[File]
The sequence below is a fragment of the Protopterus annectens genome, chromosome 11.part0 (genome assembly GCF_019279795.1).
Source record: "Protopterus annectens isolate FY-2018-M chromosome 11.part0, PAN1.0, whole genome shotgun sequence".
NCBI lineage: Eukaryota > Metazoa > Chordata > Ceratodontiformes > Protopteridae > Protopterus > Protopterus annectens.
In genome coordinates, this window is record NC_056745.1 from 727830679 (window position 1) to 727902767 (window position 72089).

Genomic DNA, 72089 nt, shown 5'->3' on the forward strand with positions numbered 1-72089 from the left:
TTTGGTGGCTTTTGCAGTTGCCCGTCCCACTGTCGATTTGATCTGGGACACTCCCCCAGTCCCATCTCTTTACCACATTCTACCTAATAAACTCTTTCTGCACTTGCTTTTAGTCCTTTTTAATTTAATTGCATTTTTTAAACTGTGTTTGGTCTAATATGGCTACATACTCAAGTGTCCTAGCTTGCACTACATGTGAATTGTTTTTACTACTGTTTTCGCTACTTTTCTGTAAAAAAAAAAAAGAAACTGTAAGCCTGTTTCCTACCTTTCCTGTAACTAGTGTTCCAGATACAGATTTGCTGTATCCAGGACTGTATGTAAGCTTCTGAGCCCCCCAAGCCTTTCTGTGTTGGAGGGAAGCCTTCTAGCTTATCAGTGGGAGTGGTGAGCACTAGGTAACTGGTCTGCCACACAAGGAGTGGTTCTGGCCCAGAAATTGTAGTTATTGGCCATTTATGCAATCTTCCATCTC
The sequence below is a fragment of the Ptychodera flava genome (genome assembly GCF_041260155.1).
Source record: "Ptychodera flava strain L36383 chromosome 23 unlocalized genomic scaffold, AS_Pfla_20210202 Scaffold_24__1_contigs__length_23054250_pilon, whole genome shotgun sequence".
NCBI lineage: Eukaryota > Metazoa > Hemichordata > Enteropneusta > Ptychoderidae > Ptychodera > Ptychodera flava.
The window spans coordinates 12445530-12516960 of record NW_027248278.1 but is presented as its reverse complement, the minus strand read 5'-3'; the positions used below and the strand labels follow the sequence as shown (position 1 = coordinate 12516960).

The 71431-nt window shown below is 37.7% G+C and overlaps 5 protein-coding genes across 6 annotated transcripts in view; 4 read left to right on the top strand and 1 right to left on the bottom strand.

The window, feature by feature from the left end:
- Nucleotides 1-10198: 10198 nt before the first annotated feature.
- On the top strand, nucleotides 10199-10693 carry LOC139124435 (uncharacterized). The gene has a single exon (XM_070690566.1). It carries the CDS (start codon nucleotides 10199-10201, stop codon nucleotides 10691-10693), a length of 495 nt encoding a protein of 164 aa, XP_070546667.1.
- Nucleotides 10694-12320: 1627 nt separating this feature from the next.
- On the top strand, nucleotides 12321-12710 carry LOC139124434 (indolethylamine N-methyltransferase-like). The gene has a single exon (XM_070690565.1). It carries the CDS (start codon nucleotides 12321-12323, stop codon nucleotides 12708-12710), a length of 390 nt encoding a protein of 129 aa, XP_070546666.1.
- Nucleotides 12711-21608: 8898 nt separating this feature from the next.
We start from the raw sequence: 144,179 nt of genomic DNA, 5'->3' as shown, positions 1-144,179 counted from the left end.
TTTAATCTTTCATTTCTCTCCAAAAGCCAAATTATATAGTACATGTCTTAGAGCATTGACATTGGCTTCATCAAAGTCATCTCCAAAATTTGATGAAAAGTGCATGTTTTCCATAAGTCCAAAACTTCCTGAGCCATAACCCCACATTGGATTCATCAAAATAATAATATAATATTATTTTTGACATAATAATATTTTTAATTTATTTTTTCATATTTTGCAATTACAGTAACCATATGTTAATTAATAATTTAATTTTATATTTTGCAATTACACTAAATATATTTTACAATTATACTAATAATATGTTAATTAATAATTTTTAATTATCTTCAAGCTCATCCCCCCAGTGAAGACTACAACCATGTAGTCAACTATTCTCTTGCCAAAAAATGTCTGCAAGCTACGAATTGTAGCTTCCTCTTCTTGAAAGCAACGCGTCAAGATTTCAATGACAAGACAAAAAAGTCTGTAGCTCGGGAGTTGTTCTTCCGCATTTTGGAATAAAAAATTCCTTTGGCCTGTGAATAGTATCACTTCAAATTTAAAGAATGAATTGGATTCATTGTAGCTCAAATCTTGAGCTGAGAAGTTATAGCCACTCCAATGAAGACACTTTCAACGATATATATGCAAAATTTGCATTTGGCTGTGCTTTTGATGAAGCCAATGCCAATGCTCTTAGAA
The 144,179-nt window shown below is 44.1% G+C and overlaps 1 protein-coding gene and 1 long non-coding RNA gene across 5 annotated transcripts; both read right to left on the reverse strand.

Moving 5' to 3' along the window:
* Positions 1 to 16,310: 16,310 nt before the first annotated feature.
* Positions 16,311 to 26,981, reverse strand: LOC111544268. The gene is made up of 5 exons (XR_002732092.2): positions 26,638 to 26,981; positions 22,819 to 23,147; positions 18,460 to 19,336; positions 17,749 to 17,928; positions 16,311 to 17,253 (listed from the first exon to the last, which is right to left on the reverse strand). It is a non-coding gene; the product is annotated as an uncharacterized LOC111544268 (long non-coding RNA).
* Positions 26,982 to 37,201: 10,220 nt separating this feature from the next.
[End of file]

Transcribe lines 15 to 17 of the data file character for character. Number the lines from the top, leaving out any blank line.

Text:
- Nucleotides 10694-12320: 1627 nt separating this feature from the next.
- On the top strand, nucleotides 12321-12710 carry LOC139124434 (indolethylamine N-methyltransferase-like). The gene has a single exon (XM_070690565.1). It carries the CDS (start codon nucleotides 12321-12323, stop codon nucleotides 12708-12710), a length of 390 nt encoding a protein of 129 aa, XP_070546666.1.
- Nucleotides 12711-21608: 8898 nt separating this feature from the next.